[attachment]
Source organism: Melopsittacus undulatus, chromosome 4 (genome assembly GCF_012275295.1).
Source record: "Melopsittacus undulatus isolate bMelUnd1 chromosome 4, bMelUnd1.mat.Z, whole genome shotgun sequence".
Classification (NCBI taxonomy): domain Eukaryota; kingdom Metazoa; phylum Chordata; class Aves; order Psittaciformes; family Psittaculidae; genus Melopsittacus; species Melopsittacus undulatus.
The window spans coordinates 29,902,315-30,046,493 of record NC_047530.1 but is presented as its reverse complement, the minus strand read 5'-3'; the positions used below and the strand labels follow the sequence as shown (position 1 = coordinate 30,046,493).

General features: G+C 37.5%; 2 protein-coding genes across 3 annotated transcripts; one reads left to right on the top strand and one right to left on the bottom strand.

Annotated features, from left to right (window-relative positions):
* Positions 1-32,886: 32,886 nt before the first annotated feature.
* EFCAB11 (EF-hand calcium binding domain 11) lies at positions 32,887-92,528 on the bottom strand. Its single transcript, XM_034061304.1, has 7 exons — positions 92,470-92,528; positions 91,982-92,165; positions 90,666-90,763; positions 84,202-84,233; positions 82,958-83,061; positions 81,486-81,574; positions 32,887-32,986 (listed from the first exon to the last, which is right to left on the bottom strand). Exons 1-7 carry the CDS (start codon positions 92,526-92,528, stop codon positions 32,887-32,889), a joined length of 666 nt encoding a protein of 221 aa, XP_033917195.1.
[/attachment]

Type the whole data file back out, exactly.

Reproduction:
Source organism: Melopsittacus undulatus, chromosome 4 (genome assembly GCF_012275295.1).
Source record: "Melopsittacus undulatus isolate bMelUnd1 chromosome 4, bMelUnd1.mat.Z, whole genome shotgun sequence".
Classification (NCBI taxonomy): domain Eukaryota; kingdom Metazoa; phylum Chordata; class Aves; order Psittaciformes; family Psittaculidae; genus Melopsittacus; species Melopsittacus undulatus.
The window spans coordinates 29,902,315-30,046,493 of record NC_047530.1 but is presented as its reverse complement, the minus strand read 5'-3'; the positions used below and the strand labels follow the sequence as shown (position 1 = coordinate 30,046,493).

General features: G+C 37.5%; 2 protein-coding genes across 3 annotated transcripts; one reads left to right on the top strand and one right to left on the bottom strand.

Annotated features, from left to right (window-relative positions):
* Positions 1-32,886: 32,886 nt before the first annotated feature.
* EFCAB11 (EF-hand calcium binding domain 11) lies at positions 32,887-92,528 on the bottom strand. Its single transcript, XM_034061304.1, has 7 exons — positions 92,470-92,528; positions 91,982-92,165; positions 90,666-90,763; positions 84,202-84,233; positions 82,958-83,061; positions 81,486-81,574; positions 32,887-32,986 (listed from the first exon to the last, which is right to left on the bottom strand). Exons 1-7 carry the CDS (start codon positions 92,526-92,528, stop codon positions 32,887-32,889), a joined length of 666 nt encoding a protein of 221 aa, XP_033917195.1.